Our elite Mastership Sourcebooks for NCFCA and Stoa will release soon! Check them out here!

When examining significance, you look at two aspects of significance in every harm. The first aspect to look for is quantitative significance or how many instance of that harm are happening, how many people are hurt, how many incidents are we discussing. Quantitative significance is the realm of statistics and numbers. After that, you look at the qualitative significance of the harm. This is usually the impact and is best shown through establishing the harm in people’s lives or the harm to society caused by the problem. Qualitative significance is the realm of culture, feelings, attitudes; the abstract human emotions and issues that result from the harm discussed.

A good argument will have a balance of both quantitative and qualitative significance, but occasionally you will run into a case where these are out of balance. Any good affirmative needs to be able to explain the justification for qualitative over quantitative significance, or in some situations vice-a-versa. The harm may have many incidences, but not really have a huge impact on people’s lives. An example of this type of case would be found in the Informed Consent case. On the other hand, the harm could have few incidences, but it could impact society or people’s lives in a very harmful way. An example of this type of case could be found in the Expert Witness case.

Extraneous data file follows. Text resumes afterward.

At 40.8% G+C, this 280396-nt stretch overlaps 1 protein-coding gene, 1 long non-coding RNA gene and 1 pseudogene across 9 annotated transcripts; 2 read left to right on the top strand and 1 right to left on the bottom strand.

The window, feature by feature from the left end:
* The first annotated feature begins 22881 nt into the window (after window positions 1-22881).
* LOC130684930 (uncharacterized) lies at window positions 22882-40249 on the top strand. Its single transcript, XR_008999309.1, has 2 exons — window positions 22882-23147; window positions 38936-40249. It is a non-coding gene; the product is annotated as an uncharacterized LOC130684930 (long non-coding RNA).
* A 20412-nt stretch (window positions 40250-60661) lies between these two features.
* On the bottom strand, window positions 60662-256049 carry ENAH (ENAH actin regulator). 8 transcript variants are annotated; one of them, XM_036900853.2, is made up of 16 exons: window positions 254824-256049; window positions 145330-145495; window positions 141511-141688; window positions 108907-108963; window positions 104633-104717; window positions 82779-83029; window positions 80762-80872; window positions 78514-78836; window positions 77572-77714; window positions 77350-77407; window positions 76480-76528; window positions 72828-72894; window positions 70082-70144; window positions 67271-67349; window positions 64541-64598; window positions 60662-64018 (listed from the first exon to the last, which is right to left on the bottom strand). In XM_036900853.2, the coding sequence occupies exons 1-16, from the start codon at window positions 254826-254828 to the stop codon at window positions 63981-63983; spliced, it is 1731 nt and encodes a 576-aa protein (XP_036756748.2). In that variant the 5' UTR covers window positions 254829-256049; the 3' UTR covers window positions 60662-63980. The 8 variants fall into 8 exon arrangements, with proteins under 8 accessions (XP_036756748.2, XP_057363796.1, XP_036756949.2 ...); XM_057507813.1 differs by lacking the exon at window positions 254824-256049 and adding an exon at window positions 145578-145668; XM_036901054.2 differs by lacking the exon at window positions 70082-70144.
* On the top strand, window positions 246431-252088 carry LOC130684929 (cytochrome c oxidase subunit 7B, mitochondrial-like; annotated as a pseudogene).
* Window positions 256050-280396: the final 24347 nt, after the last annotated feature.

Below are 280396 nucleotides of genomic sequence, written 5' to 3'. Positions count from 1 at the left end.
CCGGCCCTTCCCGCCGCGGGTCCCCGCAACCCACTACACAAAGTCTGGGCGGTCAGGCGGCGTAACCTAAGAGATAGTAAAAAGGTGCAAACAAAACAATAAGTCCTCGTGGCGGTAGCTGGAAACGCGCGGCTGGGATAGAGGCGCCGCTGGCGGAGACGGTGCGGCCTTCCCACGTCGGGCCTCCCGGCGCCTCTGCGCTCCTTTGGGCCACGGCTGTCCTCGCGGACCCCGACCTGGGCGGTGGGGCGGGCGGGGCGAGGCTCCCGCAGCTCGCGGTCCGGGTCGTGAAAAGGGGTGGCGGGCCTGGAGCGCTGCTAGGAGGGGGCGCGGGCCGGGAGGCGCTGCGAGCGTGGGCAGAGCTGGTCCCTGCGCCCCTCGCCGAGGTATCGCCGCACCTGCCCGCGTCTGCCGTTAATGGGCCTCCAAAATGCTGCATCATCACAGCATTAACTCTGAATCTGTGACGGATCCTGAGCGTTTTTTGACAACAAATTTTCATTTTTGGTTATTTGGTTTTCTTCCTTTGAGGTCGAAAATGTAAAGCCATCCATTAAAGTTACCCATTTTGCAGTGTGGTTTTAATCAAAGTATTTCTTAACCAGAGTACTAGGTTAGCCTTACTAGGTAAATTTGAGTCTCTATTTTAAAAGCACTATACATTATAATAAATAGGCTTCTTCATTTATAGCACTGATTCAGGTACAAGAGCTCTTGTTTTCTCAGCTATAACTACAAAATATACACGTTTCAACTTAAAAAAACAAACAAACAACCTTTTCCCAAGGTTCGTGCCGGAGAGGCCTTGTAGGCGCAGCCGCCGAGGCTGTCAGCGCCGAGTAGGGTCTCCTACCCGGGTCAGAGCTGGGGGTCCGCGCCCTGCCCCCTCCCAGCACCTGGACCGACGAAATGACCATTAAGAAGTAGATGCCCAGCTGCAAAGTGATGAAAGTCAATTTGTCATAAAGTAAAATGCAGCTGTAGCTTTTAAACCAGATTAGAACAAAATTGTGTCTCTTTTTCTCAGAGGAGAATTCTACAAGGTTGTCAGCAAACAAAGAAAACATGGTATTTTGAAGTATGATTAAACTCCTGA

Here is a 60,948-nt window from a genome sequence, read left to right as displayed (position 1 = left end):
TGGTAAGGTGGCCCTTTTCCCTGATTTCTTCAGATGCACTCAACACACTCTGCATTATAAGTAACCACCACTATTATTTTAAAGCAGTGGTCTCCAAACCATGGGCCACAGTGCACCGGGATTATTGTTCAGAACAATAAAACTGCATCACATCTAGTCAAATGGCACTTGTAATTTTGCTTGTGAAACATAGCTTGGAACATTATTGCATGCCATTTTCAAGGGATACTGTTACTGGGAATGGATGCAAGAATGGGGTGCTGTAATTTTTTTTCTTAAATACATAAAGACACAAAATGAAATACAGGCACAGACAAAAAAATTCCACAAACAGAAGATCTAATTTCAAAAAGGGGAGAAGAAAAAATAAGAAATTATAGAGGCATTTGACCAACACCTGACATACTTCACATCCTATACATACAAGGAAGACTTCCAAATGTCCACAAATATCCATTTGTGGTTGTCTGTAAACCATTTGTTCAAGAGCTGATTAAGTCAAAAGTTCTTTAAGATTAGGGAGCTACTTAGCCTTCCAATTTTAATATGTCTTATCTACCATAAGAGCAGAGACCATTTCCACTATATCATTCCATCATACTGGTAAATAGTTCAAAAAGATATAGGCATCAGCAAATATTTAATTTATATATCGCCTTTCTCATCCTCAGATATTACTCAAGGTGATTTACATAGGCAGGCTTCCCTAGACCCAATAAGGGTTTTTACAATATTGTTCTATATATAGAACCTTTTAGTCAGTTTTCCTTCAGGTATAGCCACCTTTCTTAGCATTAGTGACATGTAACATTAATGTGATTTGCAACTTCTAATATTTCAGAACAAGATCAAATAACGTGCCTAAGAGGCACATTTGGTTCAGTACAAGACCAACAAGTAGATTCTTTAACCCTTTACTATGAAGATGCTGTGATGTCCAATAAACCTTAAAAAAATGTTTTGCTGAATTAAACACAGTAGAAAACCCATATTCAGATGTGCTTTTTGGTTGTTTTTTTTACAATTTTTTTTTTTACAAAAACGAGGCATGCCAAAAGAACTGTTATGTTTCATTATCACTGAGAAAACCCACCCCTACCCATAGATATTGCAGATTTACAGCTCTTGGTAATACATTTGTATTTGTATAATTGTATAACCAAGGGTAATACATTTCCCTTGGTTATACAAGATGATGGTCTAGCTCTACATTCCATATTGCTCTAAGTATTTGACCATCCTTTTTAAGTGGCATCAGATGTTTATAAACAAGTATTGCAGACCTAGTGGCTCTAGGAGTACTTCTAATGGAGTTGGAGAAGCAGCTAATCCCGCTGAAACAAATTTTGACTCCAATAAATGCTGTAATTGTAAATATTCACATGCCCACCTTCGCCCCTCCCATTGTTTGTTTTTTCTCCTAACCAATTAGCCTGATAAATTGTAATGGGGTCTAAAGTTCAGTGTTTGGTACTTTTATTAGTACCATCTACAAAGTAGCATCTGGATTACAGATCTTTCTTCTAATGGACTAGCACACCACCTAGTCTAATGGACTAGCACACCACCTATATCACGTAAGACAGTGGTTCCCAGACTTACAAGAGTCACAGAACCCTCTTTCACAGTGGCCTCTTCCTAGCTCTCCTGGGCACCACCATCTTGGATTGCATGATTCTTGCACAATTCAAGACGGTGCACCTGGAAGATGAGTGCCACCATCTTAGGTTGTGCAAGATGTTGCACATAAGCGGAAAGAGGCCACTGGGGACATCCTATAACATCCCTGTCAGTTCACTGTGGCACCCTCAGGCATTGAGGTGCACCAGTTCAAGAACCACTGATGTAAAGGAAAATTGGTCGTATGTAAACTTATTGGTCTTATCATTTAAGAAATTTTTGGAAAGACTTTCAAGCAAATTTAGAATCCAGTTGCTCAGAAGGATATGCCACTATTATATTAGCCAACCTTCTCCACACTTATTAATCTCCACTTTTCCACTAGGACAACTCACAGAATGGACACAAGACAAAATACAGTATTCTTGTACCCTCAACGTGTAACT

So as a negative, how do you handle an argument against a case that lacks qualitative significance? Well, if the team actually can’t show a huge detriment to people’s lives and to society, why implement a change? This sort of case usually lends itself very well to disadvantages. If the problem identified might be happening in large numbers but there isn’t any real detriment to society/people brought out within the case, then there must be a pretty good reason why the problem is still in existence. This should bring out an avenue of DA attacks for you to build.

As far as attacking a lack of quantitative significance, you might consider whether a minor repair is the best bet. Is it really necessary to overhaul an entire system just to achieve a benefit for such a small group? If only a small group is affected, it is very likely that a small repair is all that is needed. Be aware of this and do some research into how you could enact a minor repair to the system without upholding the entire resolution. Also, you could check to see if the problem is on its way to being resolved. This often uses the affirmative’s solvency against them. If someone is working on the issue, then more are likely to be working on it as well.

%d bloggers like this: